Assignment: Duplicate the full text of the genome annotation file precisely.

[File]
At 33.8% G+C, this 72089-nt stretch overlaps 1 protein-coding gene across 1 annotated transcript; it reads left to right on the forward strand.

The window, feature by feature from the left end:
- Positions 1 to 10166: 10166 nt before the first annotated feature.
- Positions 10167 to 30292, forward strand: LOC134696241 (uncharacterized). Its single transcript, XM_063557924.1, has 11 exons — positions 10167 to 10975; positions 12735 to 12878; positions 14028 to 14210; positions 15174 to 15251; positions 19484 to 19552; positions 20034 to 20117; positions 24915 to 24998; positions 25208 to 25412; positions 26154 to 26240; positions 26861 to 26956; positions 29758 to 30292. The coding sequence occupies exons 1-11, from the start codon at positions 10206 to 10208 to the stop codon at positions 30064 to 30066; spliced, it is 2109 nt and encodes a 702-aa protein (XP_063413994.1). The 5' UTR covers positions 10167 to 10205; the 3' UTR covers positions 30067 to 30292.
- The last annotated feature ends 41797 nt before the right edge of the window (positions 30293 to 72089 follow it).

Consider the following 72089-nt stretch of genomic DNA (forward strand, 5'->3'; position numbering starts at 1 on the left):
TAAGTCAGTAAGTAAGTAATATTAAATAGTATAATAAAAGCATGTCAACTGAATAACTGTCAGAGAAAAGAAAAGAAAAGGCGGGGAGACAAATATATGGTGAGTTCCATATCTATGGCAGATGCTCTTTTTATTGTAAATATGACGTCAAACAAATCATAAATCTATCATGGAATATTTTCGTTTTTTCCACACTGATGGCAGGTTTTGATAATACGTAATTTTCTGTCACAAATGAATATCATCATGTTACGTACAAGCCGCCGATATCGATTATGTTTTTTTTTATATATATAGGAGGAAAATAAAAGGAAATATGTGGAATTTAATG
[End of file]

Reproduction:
At 33.8% G+C, this 72089-nt stretch overlaps 1 protein-coding gene across 1 annotated transcript; it reads left to right on the forward strand.

The window, feature by feature from the left end:
- Positions 1 to 10166: 10166 nt before the first annotated feature.
- Positions 10167 to 30292, forward strand: LOC134696241 (uncharacterized). Its single transcript, XM_063557924.1, has 11 exons — positions 10167 to 10975; positions 12735 to 12878; positions 14028 to 14210; positions 15174 to 15251; positions 19484 to 19552; positions 20034 to 20117; positions 24915 to 24998; positions 25208 to 25412; positions 26154 to 26240; positions 26861 to 26956; positions 29758 to 30292. The coding sequence occupies exons 1-11, from the start codon at positions 10206 to 10208 to the stop codon at positions 30064 to 30066; spliced, it is 2109 nt and encodes a 702-aa protein (XP_063413994.1). The 5' UTR covers positions 10167 to 10205; the 3' UTR covers positions 30067 to 30292.
- The last annotated feature ends 41797 nt before the right edge of the window (positions 30293 to 72089 follow it).

Consider the following 72089-nt stretch of genomic DNA (forward strand, 5'->3'; position numbering starts at 1 on the left):
TAAGTCAGTAAGTAAGTAATATTAAATAGTATAATAAAAGCATGTCAACTGAATAACTGTCAGAGAAAAGAAAAGAAAAGGCGGGGAGACAAATATATGGTGAGTTCCATATCTATGGCAGATGCTCTTTTTATTGTAAATATGACGTCAAACAAATCATAAATCTATCATGGAATATTTTCGTTTTTTCCACACTGATGGCAGGTTTTGATAATACGTAATTTTCTGTCACAAATGAATATCATCATGTTACGTACAAGCCGCCGATATCGATTATGTTTTTTTTTATATATATAGGAGGAAAATAAAAGGAAATATGTGGAATTTAATG